Reflections on System Leadership during COVID-19

posted 28 May 2020

The COVID-19 crisis has created significant new challenges for system leaders but it has also created, new opportunities to learn. Here are four positive reflections on what we’ve learned from working with our clients who are system leaders over this period.

 

1) System leaders drive the pace of change like never before

One of the common things that our clients have recently been telling us is that, as system leaders, they have been able to affect change of a range and at a speed that they never had anticipated was possible. We have supported clients in the development of the NHS Seacole Centre at Headley Court, a new 300-bed community hospital, developed from concept to taking on patients in a matter of weeks. In a similar way to the development of the Nightingale Hospitals, the clear ‘burning platform’ has allowed for an unprecedented pace of change. Where we have supported the development of new hospital buildings in other times, we have planned on a 2-year process. There are inevitably some trade-offs in creating something in such a compressed timeframe, but the aspects of processes and models that were by necessity not perfect when the centre opened will be revised and refined as we learn more about what works.

 

2) System leaders are making really difficult decisions, and staff and patients empathise with that

System leaders had to make difficult decisions – such as completely reforming staffing within hospitals to meet the influx of critically ill patients and moving many aspects of care online. Such decisions would be difficult to make in ordinary circumstances and the risks of how staff and patients would react to such upheaval may lead to a cautious approach to roll out. With the circumstances around COVID-19, these changes have been put in place rapidly – in just a matter of a few weeks. What has been surprising is that staff and patients have been remarkably understanding of the changes made, even enthusiastically embracing such changes. For example, a large number of outpatient appointments have moved online within just a few weeks – a move which would have taken months to plan in ordinary circumstances.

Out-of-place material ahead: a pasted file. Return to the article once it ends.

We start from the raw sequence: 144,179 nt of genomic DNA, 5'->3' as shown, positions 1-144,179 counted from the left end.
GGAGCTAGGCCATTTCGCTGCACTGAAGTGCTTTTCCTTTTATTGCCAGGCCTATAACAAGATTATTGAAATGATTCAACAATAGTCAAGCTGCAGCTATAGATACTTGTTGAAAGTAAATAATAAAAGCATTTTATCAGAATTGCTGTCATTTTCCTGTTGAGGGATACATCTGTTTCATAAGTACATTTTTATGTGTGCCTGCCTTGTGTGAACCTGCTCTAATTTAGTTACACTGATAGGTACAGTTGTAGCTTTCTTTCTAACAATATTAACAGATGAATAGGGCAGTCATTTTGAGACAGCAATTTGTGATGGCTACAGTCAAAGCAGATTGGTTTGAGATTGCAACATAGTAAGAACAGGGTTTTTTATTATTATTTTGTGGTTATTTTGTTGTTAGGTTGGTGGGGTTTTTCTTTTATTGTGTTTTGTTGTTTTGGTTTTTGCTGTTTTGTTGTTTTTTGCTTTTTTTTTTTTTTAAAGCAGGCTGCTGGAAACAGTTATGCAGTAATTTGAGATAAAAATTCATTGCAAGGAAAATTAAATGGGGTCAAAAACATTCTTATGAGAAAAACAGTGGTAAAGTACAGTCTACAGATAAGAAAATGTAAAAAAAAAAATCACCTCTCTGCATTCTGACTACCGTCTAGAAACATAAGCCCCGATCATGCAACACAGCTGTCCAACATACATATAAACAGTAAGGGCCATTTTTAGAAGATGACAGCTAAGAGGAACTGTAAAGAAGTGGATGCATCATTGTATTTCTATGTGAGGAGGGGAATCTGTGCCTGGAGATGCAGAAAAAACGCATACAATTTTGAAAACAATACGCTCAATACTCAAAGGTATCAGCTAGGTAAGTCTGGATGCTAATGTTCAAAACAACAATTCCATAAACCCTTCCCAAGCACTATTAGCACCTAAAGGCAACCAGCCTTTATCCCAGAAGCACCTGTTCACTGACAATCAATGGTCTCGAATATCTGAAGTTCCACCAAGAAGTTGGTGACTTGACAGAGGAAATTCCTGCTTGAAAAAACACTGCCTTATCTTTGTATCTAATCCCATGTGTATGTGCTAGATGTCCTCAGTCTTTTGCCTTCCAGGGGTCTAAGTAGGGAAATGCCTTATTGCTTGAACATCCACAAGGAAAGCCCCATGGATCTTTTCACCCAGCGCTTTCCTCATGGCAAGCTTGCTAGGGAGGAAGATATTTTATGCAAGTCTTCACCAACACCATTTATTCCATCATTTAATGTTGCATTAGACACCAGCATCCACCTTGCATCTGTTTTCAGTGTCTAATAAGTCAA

3) It is possible to streamline governance

In pre-COVID times, for such changes the governance processes alone – often complex where integrated care and therefore a large number of organizations are concerned – would have taken months to get through. What has happened to allow these processes to be set aside for this period to allow such great change to be affected at such great speed? Organisation have had to trust each other, they have had to not get involved in every detail of the process, and they have had to know that the colleagues and the organizations they represent have the experience and knowledge of the system to be able to hold the needs of all partners in their hands and to make hundreds of tiny decisions on their behalf. [Individual responsibility]

 

4) The next few weeks are absolutely critical

We are at a critical point now, where some of the changes we’ve had to make because of circumstances could be adopted as part of the permanent culture and ways of doing things. There is a gravitational pull back towards old ways, unless leaders can recognize the value they have created by working together in different ways.